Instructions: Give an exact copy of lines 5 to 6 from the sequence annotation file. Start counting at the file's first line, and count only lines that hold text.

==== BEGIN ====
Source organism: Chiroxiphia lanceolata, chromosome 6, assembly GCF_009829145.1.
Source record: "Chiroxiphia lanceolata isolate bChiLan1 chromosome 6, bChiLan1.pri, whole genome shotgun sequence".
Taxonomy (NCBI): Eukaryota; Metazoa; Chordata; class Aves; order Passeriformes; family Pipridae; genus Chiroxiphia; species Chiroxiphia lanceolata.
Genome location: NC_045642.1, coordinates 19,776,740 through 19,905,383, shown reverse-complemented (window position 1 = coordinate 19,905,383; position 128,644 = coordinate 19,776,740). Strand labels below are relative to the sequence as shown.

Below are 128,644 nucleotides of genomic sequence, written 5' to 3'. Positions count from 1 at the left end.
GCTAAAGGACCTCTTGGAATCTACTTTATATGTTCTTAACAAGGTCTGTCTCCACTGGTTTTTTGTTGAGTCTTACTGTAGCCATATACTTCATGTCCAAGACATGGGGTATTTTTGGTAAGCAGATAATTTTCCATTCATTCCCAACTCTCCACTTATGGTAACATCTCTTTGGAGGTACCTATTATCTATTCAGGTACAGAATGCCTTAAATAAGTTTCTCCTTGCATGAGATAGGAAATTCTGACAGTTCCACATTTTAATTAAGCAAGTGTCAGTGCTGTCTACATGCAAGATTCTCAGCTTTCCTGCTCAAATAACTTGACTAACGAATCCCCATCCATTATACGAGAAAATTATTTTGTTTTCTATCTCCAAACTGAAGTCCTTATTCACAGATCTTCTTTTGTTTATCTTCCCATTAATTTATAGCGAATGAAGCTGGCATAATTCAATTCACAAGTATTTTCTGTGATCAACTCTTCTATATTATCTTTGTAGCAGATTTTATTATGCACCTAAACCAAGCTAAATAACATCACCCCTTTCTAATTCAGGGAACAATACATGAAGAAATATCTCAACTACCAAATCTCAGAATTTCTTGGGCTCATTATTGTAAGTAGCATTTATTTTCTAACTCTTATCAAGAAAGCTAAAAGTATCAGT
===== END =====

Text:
Below are 128,644 nucleotides of genomic sequence, written 5' to 3'. Positions count from 1 at the left end.
GCTAAAGGACCTCTTGGAATCTACTTTATATGTTCTTAACAAGGTCTGTCTCCACTGGTTTTTTGTTGAGTCTTACTGTAGCCATATACTTCATGTCCAAGACATGGGGTATTTTTGGTAAGCAGATAATTTTCCATTCATTCCCAACTCTCCACTTATGGTAACATCTCTTTGGAGGTACCTATTATCTATTCAGGTACAGAATGCCTTAAATAAGTTTCTCCTTGCATGAGATAGGAAATTCTGACAGTTCCACATTTTAATTAAGCAAGTGTCAGTGCTGTCTACATGCAAGATTCTCAGCTTTCCTGCTCAAATAACTTGACTAACGAATCCCCATCCATTATACGAGAAAATTATTTTGTTTTCTATCTCCAAACTGAAGTCCTTATTCACAGATCTTCTTTTGTTTATCTTCCCATTAATTTATAGCGAATGAAGCTGGCATAATTCAATTCACAAGTATTTTCTGTGATCAACTCTTCTATATTATCTTTGTAGCAGATTTTATTATGCACCTAAACCAAGCTAAATAACATCACCCCTTTCTAATTCAGGGAACAATACATGAAGAAATATCTCAACTACCAAATCTCAGAATTTCTTGGGCTCATTATTGTAAGTAGCATTTATTTTCTAACTCTTATCAAGAAAGCTAAAAGTATCAGT